Searchable Descriptions

Freetrade lowers the barrier to investing. There will be lots of first time investors. Freetrade should make it as easy as possible to find the company they’re interested in - it is not always obvious.

Searching for Primark on the Discover screen should bring up ABF. Primark is mentioned in ABF’s share screen description, but not on the discover screen (it should really be mentioned in both - Primark drives over half the revenue and profits of the entire group).

Searching for Guinness on the Discover screen should bring up Diageo for the same reason.

Search should take into account the Share screen Description. I’m assuming that right now, these descriptions are manually entered - what will happen with these when the Investment Platform happens?

A recommender system with named entity recognition, as an example. Though implementing an NLP system won’t be cheap or easy. It’s a constant process of understanding the issue at hand, writing algorithms, testing, and improving that never ends (modern day data science or just science).

In the long run, knowing the user’s risk profile may be helpful (again, all that machine learning stuff):

Check out this post about Robinhood and “Customers also bought”:

I believe that the absence of a good Discovery experience from the user journey on the product is an Achilles Heel for Robinhood. It opens Robinhood to disintermediation both by startups that might provide an intuitive Discovery platform and by incumbents who can build innovative products on top of their existing customer base. Erica, a digital financial assistant by Bank of America is an excellent example of that. Therefore, solving for the Discovery not only provides a good user experience but also addresses the potential existential threat.

Robinhood has been trying to address this problem and has launched many innovative features in the past few months: Collections, a revamped Search, and “People Also Bought.”


(Source - https://uxdesign.cc/robinhood-and-the-overkill-of-customers-also-bought-234266c525f)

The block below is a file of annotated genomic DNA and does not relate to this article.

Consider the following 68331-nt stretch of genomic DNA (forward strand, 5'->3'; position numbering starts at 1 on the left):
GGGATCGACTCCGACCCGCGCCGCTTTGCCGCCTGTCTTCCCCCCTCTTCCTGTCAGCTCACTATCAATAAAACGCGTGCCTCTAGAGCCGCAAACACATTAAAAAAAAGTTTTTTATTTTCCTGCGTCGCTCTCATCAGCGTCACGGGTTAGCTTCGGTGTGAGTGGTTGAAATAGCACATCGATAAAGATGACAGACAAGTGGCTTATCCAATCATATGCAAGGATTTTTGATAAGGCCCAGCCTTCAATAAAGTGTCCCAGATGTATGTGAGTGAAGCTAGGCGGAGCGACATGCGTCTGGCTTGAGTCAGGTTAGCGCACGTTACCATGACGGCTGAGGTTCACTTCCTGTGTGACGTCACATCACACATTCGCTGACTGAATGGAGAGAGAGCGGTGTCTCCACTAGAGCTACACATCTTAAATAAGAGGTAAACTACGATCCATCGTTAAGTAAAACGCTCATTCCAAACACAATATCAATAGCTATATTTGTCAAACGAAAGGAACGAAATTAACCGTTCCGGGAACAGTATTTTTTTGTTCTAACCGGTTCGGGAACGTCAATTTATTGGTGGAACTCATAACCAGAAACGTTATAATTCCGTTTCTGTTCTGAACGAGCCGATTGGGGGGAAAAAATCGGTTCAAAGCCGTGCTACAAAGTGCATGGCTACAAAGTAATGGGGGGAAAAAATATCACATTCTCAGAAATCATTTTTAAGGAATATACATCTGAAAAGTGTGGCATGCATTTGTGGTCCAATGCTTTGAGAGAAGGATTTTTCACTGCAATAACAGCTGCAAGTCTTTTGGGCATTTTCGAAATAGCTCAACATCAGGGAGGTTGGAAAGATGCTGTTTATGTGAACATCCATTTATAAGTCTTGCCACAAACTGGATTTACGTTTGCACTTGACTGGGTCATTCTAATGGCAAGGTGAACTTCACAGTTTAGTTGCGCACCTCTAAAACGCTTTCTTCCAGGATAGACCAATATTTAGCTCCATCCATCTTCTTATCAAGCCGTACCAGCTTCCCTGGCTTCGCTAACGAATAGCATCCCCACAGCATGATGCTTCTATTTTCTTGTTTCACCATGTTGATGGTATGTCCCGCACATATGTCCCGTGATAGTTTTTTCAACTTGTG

But the case for purchasing stocks couldn’t be more different than buying products. The reason one person might be interested in a particular stock could be completely different from another person’s. And unlike a physical product, these motivations aren’t just a handful.

Let’s pick Amazon stock as an example. It could be of interest to a person who wants to add more growth stocks to the portfolio. It could be of interest to another person interested in increasing the weight of technology stocks or consumer discretionary stocks in the portfolio in her 401K. And another person might want to buy Amazon to hedge against the risk of other retailer stocks in the portfolio. And it goes on and on ad infinitum.

An ideal replacement of this flawed idea would be a feature that recommends stocks based on the risk profile, investment goal, current portfolio, desired portfolio allocation, etc. Something of the sort where Robinhood will look at my portfolio allocation to understand the kind of investor I’m and then recommends stocks.

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These posts by Aibnb’s Engineering team are quite good, their data science team is powers every department inside the company:

  1. High level overview of knowledge access and retrieval:

The knowledge graph is not a new concept. It has been used successfully at many companies (the most famous example being Google which uses it to power their search engine and surface relevant context for particular queries).

Normally, engineers work with relational structures, where a schema defines what each row of data contains. This is the preferred way for holding data because it works great for transactional processes since it makes it really quick to access rows of data. However, there is an operational burden when you have many table for distinct objects that may contain the same relational information in individual columns (ex: the city homes or experiences are located in, or the type of activity that an experience and that a destination is known for). This is where the graph structure comes into play.

Full post - https://medium.com/airbnb-engineering/scaling-knowledge-access-and-retrieval-at-airbnb-665b6ba21e95

  1. Same as above but more in-depth:

Imagine you are planning a trip to Los Angeles. The first step is to visit Airbnb.com and search for “Los Angeles.” On the backend, the query “Los Angeles” is translated into a block on the map; available Homes within this block are returned in many pages of search results. Is that enough for you to make your trip plan?

To scale our ability to answer these travel queries, we needed a systematic approach to storing and serving high-quality information about entities (e.g. cities, landmarks, events, etc.) and the relationships between them (e.g. the most popular landmark in a city, the best neighborhood for tacos, etc.). To tackle this problem, we have spent the past year building and applying a knowledge graph that stores and serves structured data that connects what makes our inventory unique, what our users are looking for, and what the world of travel has to offer.

Full post - https://medium.com/airbnb-engineering/contextualizing-airbnb-by-building-knowledge-graph-b7077e268d5a